I'm Michel Martin and this is TELL ME MORE from NPR News. First of all, you might be noticing that the program sounds a little bit different today. We are having some technical difficulties that are not allowing us to play some of the music and other elements you're used to hearing. But we're still going to have great conversations.
Originally published on Fri February 15, 2013 11:32 am
Cans of the popular flavored malt beverage Four Loko will soon sport an "Alcohol Facts" label to make it plain they pack a potent punch.
The changes are part of a final settlement announced Tuesday between the Federal Trade Commission and Phusion Projects, whose products have been blamed for hospitalizations and deaths among young people.
Though just in business since 2006, a small doughnut shop in northeast Missouri has already topped the 1 million sold mark.
The Quincy (Ill.) Herald-Whig reports that Daybreak Donuts and Diner in Louisiana, Mo., recently reached the milestone. Owner Shaun Ross knows because he keeps detailed records on how many doughnuts he cuts each day on a coffee-stained spiral notebook.
A human’s prenatal exposure to certain plastics might affect later reproductive behaviors. University of Missouri Associate Professor Cheryl Rosenfeld said her experiments on monogamous mice find that exposure to bisphenol A (BPA) hinders their likelihood to reproduce. Rosenfeld said she believes these alterations may take place in humans as well and preventative action is necessary.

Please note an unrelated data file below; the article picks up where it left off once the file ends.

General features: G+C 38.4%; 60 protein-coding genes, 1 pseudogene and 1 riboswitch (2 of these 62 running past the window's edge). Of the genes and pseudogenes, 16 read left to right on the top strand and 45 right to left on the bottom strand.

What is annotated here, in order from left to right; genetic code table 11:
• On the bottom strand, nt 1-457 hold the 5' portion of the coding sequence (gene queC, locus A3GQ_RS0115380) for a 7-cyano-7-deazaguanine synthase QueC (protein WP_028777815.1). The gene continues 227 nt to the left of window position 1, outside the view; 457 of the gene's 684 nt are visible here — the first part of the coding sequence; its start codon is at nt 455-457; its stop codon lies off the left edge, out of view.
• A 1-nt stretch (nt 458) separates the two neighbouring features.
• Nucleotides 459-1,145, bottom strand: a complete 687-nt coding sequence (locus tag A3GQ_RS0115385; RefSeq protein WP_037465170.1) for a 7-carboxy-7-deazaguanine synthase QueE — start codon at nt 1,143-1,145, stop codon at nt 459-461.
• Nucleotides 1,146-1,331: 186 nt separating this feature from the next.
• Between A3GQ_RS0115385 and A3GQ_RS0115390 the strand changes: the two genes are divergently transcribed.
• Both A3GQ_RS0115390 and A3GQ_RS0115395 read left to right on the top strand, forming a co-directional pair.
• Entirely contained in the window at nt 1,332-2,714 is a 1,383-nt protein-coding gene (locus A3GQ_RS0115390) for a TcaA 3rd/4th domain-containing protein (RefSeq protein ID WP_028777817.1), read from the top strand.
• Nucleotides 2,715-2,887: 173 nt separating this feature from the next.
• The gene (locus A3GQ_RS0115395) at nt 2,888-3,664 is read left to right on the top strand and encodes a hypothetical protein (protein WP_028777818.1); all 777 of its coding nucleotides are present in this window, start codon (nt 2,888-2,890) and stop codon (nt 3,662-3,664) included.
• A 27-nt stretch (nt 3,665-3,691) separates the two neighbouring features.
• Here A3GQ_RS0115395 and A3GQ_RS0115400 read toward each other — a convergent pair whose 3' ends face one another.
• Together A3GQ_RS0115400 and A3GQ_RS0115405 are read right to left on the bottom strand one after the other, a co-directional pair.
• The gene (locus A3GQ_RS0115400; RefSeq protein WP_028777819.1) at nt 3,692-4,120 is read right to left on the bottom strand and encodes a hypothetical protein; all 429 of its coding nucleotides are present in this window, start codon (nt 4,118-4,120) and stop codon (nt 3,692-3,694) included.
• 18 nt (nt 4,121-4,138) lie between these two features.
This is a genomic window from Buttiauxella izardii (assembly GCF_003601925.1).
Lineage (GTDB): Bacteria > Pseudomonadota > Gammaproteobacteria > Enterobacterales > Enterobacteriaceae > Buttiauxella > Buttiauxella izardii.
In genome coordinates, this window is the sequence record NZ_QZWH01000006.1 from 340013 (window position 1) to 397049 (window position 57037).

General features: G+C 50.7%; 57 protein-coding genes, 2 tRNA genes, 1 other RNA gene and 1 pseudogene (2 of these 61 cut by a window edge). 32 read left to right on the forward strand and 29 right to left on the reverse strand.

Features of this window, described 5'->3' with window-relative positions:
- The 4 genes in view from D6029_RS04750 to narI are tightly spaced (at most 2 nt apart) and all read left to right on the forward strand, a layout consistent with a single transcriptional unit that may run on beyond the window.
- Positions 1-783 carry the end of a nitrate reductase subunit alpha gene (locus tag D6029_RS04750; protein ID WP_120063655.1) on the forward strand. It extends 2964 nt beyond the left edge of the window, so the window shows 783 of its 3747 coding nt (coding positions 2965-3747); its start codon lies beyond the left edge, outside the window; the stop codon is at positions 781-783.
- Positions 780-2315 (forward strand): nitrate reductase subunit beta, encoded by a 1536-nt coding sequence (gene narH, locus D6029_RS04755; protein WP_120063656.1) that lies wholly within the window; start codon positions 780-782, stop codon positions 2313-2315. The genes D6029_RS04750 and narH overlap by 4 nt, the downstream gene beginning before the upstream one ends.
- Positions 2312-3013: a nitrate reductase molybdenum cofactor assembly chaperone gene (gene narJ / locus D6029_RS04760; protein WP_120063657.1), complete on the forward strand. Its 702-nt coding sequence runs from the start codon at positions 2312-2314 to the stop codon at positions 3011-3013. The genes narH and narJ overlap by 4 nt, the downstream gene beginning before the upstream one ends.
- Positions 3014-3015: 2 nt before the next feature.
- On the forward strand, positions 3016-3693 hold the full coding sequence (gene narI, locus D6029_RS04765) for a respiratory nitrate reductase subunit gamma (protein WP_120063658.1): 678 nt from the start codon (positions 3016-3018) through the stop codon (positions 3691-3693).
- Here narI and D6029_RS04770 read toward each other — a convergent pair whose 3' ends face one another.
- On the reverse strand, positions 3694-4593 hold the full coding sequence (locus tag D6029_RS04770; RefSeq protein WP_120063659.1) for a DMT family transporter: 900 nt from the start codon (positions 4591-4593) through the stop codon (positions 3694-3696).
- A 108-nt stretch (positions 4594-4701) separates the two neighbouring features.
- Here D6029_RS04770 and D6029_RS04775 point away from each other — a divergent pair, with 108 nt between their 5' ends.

Today Paul Pepper discusses ACCESS ARTS' workshop, "Hiding in Plain Sight", with SHAWNA JOHNSON. It takes place February 23; space is limited! Also, GENE FORRESTER, D&H Drugstore, talks dry skin: advice, products and more.
The United Way of Randolph County ended its 2012 campaign Thursday short of its $310,000 goal having raised about $282,000. Executive Director Gina Fowler said there were some unexpected obstacles to raising the money.
“We had one business that actually relocated to another city in Missouri, so we lost a pretty large employer,” Fowler said. “We felt that that our campaign, considering that and some other things going on in our community like the economy, did very well.”
Originally published on Tue February 12, 2013 7:49 pm
Legislation that would eliminate the prevailing wage requirement in Missouri was heard Tuesday by a State Senate committee.
The state calculates various wages that are to be paid in each county and in St. Louis for construction trades on building projects. The sponsor, State Senator Dan Brown (R, Rolla), says eliminating prevailing wage requirements would give smaller businesses outside of St. Louis and Kansas City a fair shot at landing construction contracts.